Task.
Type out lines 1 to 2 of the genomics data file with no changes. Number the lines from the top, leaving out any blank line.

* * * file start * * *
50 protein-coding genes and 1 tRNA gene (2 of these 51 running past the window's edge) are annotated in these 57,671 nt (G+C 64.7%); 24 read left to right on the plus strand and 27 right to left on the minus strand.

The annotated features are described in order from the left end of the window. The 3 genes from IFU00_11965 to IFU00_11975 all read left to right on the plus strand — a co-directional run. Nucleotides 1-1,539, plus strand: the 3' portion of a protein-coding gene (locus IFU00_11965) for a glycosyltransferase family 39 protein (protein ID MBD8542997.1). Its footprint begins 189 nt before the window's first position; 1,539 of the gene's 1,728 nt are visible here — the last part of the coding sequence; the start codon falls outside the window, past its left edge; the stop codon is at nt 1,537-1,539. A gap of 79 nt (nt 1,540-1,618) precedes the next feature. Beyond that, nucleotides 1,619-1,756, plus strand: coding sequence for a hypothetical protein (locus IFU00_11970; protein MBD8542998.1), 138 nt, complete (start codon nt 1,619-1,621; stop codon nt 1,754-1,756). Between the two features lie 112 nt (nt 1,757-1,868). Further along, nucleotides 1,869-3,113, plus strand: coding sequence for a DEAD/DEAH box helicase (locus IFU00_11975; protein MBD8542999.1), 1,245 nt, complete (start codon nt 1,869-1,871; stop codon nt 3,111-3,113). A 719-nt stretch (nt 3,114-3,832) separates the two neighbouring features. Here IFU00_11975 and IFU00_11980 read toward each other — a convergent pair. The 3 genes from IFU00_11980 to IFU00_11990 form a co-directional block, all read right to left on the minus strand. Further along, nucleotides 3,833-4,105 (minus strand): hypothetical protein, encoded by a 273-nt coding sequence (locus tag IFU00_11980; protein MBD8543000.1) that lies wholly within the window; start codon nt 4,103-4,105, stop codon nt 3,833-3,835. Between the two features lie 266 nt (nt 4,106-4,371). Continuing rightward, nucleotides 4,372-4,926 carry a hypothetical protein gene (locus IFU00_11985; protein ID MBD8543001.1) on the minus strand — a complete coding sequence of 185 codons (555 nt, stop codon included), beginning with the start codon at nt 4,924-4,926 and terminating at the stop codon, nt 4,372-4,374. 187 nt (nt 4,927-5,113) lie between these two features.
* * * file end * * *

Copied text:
50 protein-coding genes and 1 tRNA gene (2 of these 51 running past the window's edge) are annotated in these 57,671 nt (G+C 64.7%); 24 read left to right on the plus strand and 27 right to left on the minus strand.

The annotated features are described in order from the left end of the window. The 3 genes from IFU00_11965 to IFU00_11975 all read left to right on the plus strand — a co-directional run. Nucleotides 1-1,539, plus strand: the 3' portion of a protein-coding gene (locus IFU00_11965) for a glycosyltransferase family 39 protein (protein ID MBD8542997.1). Its footprint begins 189 nt before the window's first position; 1,539 of the gene's 1,728 nt are visible here — the last part of the coding sequence; the start codon falls outside the window, past its left edge; the stop codon is at nt 1,537-1,539. A gap of 79 nt (nt 1,540-1,618) precedes the next feature. Beyond that, nucleotides 1,619-1,756, plus strand: coding sequence for a hypothetical protein (locus IFU00_11970; protein MBD8542998.1), 138 nt, complete (start codon nt 1,619-1,621; stop codon nt 1,754-1,756). Between the two features lie 112 nt (nt 1,757-1,868). Further along, nucleotides 1,869-3,113, plus strand: coding sequence for a DEAD/DEAH box helicase (locus IFU00_11975; protein MBD8542999.1), 1,245 nt, complete (start codon nt 1,869-1,871; stop codon nt 3,111-3,113). A 719-nt stretch (nt 3,114-3,832) separates the two neighbouring features. Here IFU00_11975 and IFU00_11980 read toward each other — a convergent pair. The 3 genes from IFU00_11980 to IFU00_11990 form a co-directional block, all read right to left on the minus strand. Further along, nucleotides 3,833-4,105 (minus strand): hypothetical protein, encoded by a 273-nt coding sequence (locus tag IFU00_11980; protein MBD8543000.1) that lies wholly within the window; start codon nt 4,103-4,105, stop codon nt 3,833-3,835. Between the two features lie 266 nt (nt 4,106-4,371). Continuing rightward, nucleotides 4,372-4,926 carry a hypothetical protein gene (locus IFU00_11985; protein ID MBD8543001.1) on the minus strand — a complete coding sequence of 185 codons (555 nt, stop codon included), beginning with the start codon at nt 4,924-4,926 and terminating at the stop codon, nt 4,372-4,374. 187 nt (nt 4,927-5,113) lie between these two features.